I try to pee once or twice a day into a bottle for use as fertilizer and the rest goes in the bucket with the poo and sawdust for the compost pile

Author: Joe Jenkins (Joe)
Tuesday, March 24, 2009 - 6:25 pm
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This came via email:

Herb has the right idea, of diluting the urine and using it as fertilizer. Science News had an article about 18 months ago on research done in Finland to see what could be used in place of petro-chem fertilizers. They applied 'saved' urine to cabbage and I think cucumbers. They were very enthusiastic about the performance of urine as a fertilizer. The cabbage -- in controlled trials -- produced roughly 30% better results. The urine-phobes were sent packing when the produce was shown to have substantially lower levels of contaminants than the controls at harvest time.

Our question is whether doing this direct use of urine year-round -- even in container gardening and in hydroponics in winter -- would compromise the quality of the remainder of the composting operation's product. We've been doing this separation strategy for about 9 months and the urine results are confirmed in our tomatos and peppers but the compost is not ready to even put a shovel through... especially since it froze this winter (thermometer was stuck in the bottom 30s for months, now it's upper 60s) and not much seems to be happening so we're wondering what will we find once the pile completely thaws. Our bin was constructed of remesh so it's quite open air, not as thoroughly sheltered as Joe's in the video or the book. Even the video looks to be using a lot of sawdust per bucket and lots of straw compared to our own use of straw for insulating the process. We are using junk mail, newspaper, shredded office-paper and kitchen offal in the buckets so we have lots of variety to be examining when the 2 years are up. In the meantime, it's urine in the garden unless someone says that there's some level of urine needed in the compost... eh? What clues can anyone add to our puzzling???

Author: Bradford Kaellner (Bradkaellner)
Thursday, August 21, 2008 - 11:36 pm
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Mmmmmmmmm... sweet pees. I've decided to abandon the sugar/urine experiment due to a lack of confidence in the process. Now I just pee in a 5 gallon bucket, add sawdust and stir with a stick.

Author: Joe Jenkins (Joe)
Monday, August 18, 2008 - 7:03 pm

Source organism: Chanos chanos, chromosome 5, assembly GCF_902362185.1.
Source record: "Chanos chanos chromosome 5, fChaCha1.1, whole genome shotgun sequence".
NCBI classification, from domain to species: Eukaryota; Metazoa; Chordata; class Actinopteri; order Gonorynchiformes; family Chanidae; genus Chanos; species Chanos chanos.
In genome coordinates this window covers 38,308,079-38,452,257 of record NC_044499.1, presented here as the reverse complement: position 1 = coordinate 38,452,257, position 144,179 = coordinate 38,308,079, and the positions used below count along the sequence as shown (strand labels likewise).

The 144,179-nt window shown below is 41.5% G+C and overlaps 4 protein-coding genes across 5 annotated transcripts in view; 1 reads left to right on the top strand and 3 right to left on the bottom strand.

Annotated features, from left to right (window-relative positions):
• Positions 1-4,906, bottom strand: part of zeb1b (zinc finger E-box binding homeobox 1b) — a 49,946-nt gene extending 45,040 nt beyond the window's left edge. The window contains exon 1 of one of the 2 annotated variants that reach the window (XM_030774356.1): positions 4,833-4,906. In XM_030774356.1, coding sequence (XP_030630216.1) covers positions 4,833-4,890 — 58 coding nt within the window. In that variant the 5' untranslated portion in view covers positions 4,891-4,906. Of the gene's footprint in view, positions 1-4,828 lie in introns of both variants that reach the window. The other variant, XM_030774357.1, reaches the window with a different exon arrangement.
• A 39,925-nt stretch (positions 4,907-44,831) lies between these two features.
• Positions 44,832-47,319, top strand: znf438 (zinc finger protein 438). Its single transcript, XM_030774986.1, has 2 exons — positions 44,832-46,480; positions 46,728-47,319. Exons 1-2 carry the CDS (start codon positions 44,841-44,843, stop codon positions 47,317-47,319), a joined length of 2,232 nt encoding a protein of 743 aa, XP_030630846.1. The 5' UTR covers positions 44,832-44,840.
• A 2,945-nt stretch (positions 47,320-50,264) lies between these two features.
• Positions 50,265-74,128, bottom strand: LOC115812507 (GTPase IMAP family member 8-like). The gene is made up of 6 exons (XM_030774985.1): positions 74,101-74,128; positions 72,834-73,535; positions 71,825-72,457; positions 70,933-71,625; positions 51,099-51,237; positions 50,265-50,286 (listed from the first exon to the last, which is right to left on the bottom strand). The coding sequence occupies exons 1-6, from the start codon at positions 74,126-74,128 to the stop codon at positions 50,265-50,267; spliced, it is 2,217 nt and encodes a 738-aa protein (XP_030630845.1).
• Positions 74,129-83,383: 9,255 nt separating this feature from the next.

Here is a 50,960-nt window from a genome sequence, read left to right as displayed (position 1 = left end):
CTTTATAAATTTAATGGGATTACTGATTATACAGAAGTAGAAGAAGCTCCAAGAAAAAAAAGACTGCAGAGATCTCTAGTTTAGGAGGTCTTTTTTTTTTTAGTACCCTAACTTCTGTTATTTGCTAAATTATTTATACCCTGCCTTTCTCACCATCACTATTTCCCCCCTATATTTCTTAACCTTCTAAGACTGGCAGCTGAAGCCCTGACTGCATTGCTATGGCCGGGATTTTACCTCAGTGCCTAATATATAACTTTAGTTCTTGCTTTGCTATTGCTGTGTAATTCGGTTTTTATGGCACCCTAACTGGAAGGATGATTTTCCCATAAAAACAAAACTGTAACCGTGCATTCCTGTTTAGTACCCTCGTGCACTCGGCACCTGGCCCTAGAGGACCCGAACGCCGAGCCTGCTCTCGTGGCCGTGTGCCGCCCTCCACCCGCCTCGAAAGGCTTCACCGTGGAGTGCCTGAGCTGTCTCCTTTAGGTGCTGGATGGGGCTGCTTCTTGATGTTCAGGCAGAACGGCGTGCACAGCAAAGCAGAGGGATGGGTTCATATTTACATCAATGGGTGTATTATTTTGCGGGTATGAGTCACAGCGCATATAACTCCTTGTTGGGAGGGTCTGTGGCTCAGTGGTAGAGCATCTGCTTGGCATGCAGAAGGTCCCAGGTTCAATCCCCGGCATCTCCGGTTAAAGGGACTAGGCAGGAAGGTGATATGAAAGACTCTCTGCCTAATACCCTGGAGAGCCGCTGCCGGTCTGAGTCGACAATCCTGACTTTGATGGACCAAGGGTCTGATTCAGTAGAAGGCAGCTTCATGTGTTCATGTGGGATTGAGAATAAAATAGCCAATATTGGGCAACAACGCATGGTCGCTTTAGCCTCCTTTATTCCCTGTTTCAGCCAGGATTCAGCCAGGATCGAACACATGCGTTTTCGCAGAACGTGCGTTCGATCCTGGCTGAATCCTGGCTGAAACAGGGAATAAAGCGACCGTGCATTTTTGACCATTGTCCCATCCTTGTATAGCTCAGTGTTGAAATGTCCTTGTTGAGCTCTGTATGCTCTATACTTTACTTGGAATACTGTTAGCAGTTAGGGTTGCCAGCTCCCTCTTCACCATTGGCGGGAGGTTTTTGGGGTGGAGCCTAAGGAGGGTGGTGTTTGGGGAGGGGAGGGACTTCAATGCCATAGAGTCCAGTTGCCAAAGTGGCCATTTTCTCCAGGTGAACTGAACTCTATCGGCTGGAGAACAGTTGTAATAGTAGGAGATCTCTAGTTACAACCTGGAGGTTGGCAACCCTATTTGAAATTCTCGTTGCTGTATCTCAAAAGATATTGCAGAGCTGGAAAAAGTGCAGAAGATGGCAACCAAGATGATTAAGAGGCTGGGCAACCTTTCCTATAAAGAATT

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You could probably grow sweet pees with it.

Author: Herb Stamser (Herb)
Sunday, August 17, 2008 - 11:36 am
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This year I experimented with diluting fresh urine with water and then applying it directly to the garden. I can't prove cause and effect, but my corn is the largest I have ever grown. Adding sugar would seem to be an added expense and is it really necessary?

Author: Bradford Kaellner (Bradkaellner)
Friday, August 15, 2008 - 2:50 pm
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I believe she is only saying that by mixing sugar with urine, the bacteria in the mixture are able to convert the nitrogen in the urine into a plant usable form... minimizing the escape of nitrogen into the atmosphere.

Author: John Smith (John)
Thursday, August 14, 2008 - 11:03 am
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Is Ms. Steinfeld suggesting that mixing urine and sugar will 'compost' in the sense of pathogen destruction via: predation, competition, and high temperature from the growth of meso and/or thermophilic bacteria?

If not, what does she mean by 'compost'?

Author: Bradford Kaellner (Bradkaellner)
Sunday, August 10, 2008 - 5:27 pm
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I live in Oakland and garden on my roof, so there isn't a lot of space to have a compost pile. It also seems like using sugar would enable the urine to 'compost' much more quickly, giving me a relatively steady supply of nitrogen-rich fertilizer. We compost our food scraps in a worm bin, but I don't think the worms would appreciate urine very much. Any thoughts?

Author: Joe Jenkins (Joe)
Friday, August 08, 2008 - 1:18 pm
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Sounds a bit far-fetched. Why not just urinate into a container filled with sawdust, then add it to your compost pile?

Author: Bradford Kaellner (Bradkaellner)
Thursday, August 07, 2008 - 4:12 pm
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In the book 'Liquid Gold' by Carol Steinfeld, she includes a section called 'Carbon matching for the hardcore urine user' which touches on the concept of mixing sugar with urine to obtain the ideal C:N ratio of 30:1. Has anyone heard of or had experience with this? I imagine the solution needs to be aerated using a fish tank pump, or perhaps something more powerful. Can compost be made as a liquid??? That would certainly go against the old 'damp as a wrung out sponge' mentality, eh?